Nigeria

Nigeria Key Message Update: Increase in conflict and continued COVID-19 related restrictions drive increased assistance needs, May 2020

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Prolonged and recent increases in conflict associated with Boko Haram in northeastern Nigeria coupled with the lockdown measures meant to limit the spread of COVID-19 have led to an increased strain on livelihoods. This has resulted in a larger than previously anticipated number of people in need of humanitarian assistance during the upcoming lean season. Many conflict-affected households are facing Crisis (IPC Phase 3) or worse outcomes. Households that remain inaccessible to humanitarian actors are likely experiencing similar or worse food security outcomes relative to adjoining accessible areas.

Widespread conflict related to armed banditry, kidnapping, cattle rustling, and communal conflict in northwestern and central states has resulted in an increase in the number of fatalities, displaced populations, and further constraints on market access. Additionally, those who are recently displaced often have difficultly accessing income to purchase food. Coupled with lockdown, curfews and border closures related to the COVID-19 pandemic substantial populations in Plateau, Nasarawa, Taraba, Kaduna, Benue, and Niger states as well as in northwestern states of Katsina, Zamafara, and Sokoto states are expected to be in Stressed (IPC Phase 2) or Crisis (IPC Phase 3) through at least September.

The number of confirmed COVID-19 cases is increasing daily across the country and as of May 28, 182 new cases and five deaths were reported in the last 24 hours. As of May 28, a total of 8,915 COVID-19 cases have been confirmed with 259 fatalities recorded across 35 states and the Federal Capital Territory with only Cross River reporting no cases. Lockdowns, curfews, and interstate border closures as well as regular handwashing and the wearing of face masks are enforced as measures to curb the spread of the disease. Curfews have been relaxed in some states allowing households to return to somewhat normal livelihoods.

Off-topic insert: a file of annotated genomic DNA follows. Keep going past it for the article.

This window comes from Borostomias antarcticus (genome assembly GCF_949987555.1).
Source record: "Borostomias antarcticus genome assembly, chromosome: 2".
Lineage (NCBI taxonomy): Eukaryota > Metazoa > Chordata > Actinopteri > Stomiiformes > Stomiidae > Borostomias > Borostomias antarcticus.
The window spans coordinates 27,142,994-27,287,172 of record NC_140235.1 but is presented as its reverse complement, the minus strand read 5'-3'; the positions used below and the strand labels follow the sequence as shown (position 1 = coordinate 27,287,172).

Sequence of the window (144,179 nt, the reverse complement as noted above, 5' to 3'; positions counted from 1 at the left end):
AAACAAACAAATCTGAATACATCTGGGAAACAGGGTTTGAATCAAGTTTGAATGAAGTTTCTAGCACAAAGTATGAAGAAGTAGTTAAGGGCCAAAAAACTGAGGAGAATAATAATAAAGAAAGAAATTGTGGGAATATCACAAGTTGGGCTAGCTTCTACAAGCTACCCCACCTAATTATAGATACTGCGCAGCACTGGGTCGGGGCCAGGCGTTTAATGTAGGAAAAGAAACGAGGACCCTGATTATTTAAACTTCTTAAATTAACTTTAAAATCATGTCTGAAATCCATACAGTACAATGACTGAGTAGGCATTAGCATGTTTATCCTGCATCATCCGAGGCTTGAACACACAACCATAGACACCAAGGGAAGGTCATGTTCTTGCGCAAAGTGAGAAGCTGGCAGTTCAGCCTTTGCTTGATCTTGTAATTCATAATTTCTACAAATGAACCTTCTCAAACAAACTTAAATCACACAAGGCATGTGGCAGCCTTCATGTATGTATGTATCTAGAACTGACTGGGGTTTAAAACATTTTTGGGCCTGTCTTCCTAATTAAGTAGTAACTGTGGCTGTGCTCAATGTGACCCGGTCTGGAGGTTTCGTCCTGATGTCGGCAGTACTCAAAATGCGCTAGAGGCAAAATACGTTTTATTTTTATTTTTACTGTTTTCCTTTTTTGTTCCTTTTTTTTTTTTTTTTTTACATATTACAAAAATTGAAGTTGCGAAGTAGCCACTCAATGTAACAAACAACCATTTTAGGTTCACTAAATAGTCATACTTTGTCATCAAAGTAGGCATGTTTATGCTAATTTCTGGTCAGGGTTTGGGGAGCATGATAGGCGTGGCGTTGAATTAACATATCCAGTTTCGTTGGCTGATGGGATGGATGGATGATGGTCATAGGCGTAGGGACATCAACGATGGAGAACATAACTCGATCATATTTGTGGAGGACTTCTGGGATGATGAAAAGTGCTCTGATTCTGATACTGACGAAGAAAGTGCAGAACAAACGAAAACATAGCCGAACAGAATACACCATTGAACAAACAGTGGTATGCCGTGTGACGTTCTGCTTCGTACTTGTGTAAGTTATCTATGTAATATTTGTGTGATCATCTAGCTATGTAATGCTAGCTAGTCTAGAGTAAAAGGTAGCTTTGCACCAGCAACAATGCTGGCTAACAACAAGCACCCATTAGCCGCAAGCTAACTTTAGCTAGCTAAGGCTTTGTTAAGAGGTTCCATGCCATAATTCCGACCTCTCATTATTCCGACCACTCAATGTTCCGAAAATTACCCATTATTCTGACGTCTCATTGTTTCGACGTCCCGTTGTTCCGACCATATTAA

Despite the impending lean season and COVID-19 associated impacts, poor households in areas that are not affected by conflict are expected to continue generally consuming own foods or purchase food to meet their food needs. This is also complemented by government palliatives including food and cash transfer targeted to about 3.6 million households. As a result, Minimal (IPC Phase 1) and Stressed (IPC Phase 2) outcomes are present across much of the country. However, poor urban households who have lost their income are among those who are worse impacted by the pandemic and associated restrictions, are likely having difficulty meeting their non-food and food needs.

In the beginning of May, the crude oil production quota decreased by 400,000 barrels/day to about 1.83 million barrels/day per the OPEC quota. The decline in oil production quota in combination with the decline in oil prices has resulted in a significant decrease in government revenue and projected revenue. Similarly, the interbank exchange rate of the Naira has depreciated to 360 NGN/USD from 306 NGN/USD in the last month. The year on year inflation rate has increased from 12.26 percent in March to 12.34 percent in April. Additionally, foreign investors have started devesting in business, which has further increased demand for FOREX and pressure on foreign exchange reserves. As a result, the economy is likely to deteriorate in at least the medium term.